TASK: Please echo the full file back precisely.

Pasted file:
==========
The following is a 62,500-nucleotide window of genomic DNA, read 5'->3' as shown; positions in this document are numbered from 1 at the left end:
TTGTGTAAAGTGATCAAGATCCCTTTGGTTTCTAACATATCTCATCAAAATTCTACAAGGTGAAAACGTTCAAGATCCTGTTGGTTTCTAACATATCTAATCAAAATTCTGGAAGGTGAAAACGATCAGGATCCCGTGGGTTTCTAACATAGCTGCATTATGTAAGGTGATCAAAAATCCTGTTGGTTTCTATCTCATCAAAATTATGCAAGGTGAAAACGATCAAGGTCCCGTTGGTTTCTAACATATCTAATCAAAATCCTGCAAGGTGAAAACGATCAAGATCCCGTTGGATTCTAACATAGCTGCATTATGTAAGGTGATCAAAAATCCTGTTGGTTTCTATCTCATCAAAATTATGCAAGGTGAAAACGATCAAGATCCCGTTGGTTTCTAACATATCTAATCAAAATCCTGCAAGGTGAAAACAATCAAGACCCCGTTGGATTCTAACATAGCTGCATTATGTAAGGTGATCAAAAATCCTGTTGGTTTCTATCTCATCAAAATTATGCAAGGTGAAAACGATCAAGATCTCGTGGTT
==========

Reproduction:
The following is a 62,500-nucleotide window of genomic DNA, read 5'->3' as shown; positions in this document are numbered from 1 at the left end:
TTGTGTAAAGTGATCAAGATCCCTTTGGTTTCTAACATATCTCATCAAAATTCTACAAGGTGAAAACGTTCAAGATCCTGTTGGTTTCTAACATATCTAATCAAAATTCTGGAAGGTGAAAACGATCAGGATCCCGTGGGTTTCTAACATAGCTGCATTATGTAAGGTGATCAAAAATCCTGTTGGTTTCTATCTCATCAAAATTATGCAAGGTGAAAACGATCAAGGTCCCGTTGGTTTCTAACATATCTAATCAAAATCCTGCAAGGTGAAAACGATCAAGATCCCGTTGGATTCTAACATAGCTGCATTATGTAAGGTGATCAAAAATCCTGTTGGTTTCTATCTCATCAAAATTATGCAAGGTGAAAACGATCAAGATCCCGTTGGTTTCTAACATATCTAATCAAAATCCTGCAAGGTGAAAACAATCAAGACCCCGTTGGATTCTAACATAGCTGCATTATGTAAGGTGATCAAAAATCCTGTTGGTTTCTATCTCATCAAAATTATGCAAGGTGAAAACGATCAAGATCTCGTGGTT